The transition to middle school has proven to be easy so far for Aaron. My self-directing, shy, quiet son is jumping head-first into the experience, fearlessly facing the challenges of Sixth Grade. Dom and I are amazed and proud.
Victoria is not handling it quite so well. You see, she is “left behind” at the elementary school, facing her first school year without her older brother on campus.
I didn’t realize how much comfort his presence brought to her. Nor how much pain his absence would render.
For three days Victoria convinced us that she was worried about new teachers, fellow students, math, and recess. (Who worries about recess?!!???? I know, right?!!) I chalked it all up to new school year jitters and did my best to reassure her that everything was going to go swimmingly this year. “It’s all up to you, Baby Girl! YOU CAN DO IT!!!!!”
When yesterday passed without a phone call, Dom and I both breathed a sigh of relief that yes, she was indeed having a good time with her classmates and had forgotten all about her nervousness. Last night held few surprises, save that she was still nervous about potential seating charts in two other classes. Today would confirm the seating arrangements, and she wasn’t looking forward to it at all. No biggie. For over an hour last night we talked, we snuggled, she felt safe and loved. She told me over and over again that I am “a good mama.” I responded each time by telling her that she is a wonderful daughter.
This morning the drive to school was a bit melancholy. Dom and I switched up in order to share the experiences of each carpool line, so he drove Aaron today and I drove Victoria. (I took Aaron yesterday to his first day of middle school…see here for the tear-stained details.) I watched Vic in the backseat as I drove, her sad little face looking like she’d just lost her best friend. She complained a few times that her tummy hurt, and she felt nauseous. I told her it was just nerves and that once she got immersed in her school day, all that ickiness would go away. As we pulled onto the school’s street, she told me she doesn’t want to be dropped off at the front any more (where she and Aaron used to leave the car together to walk up a long sidewalk to the front door). I replied that I would be happy to pull through the side carpool line for her from now on. She still looked ultra-pathetic. Before exiting the car, she asked if she could call me if she started feeling worse. Confident that things would start looking up in a matter of mere minutes for her, I said, “Oh, but of course you can!”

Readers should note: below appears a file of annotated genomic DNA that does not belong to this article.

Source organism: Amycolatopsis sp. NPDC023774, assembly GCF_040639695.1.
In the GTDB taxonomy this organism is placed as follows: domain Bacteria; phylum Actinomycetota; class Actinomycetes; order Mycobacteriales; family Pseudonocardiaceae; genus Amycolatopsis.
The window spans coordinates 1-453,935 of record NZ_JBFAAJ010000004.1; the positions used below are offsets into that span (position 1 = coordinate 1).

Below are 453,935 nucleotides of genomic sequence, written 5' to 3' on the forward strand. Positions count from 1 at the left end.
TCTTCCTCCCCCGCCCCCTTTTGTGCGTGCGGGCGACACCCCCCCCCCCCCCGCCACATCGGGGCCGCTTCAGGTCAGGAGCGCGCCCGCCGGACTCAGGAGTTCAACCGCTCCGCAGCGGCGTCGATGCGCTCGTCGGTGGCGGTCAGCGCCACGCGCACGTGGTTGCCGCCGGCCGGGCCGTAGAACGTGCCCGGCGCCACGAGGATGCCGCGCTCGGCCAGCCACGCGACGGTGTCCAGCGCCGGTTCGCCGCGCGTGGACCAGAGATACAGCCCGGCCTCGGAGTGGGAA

At 9:08 this morning, the school’s main number flashed across my ringing cell phone. I had three people in my office at the time, and I think my exact words were, “Oh, s**t.” I noticed my office cleared out rather quickly. It was Vic on the other end of the line, saying she still felt sick, and would I please come get her. Twenty seconds later, I was walking out the door.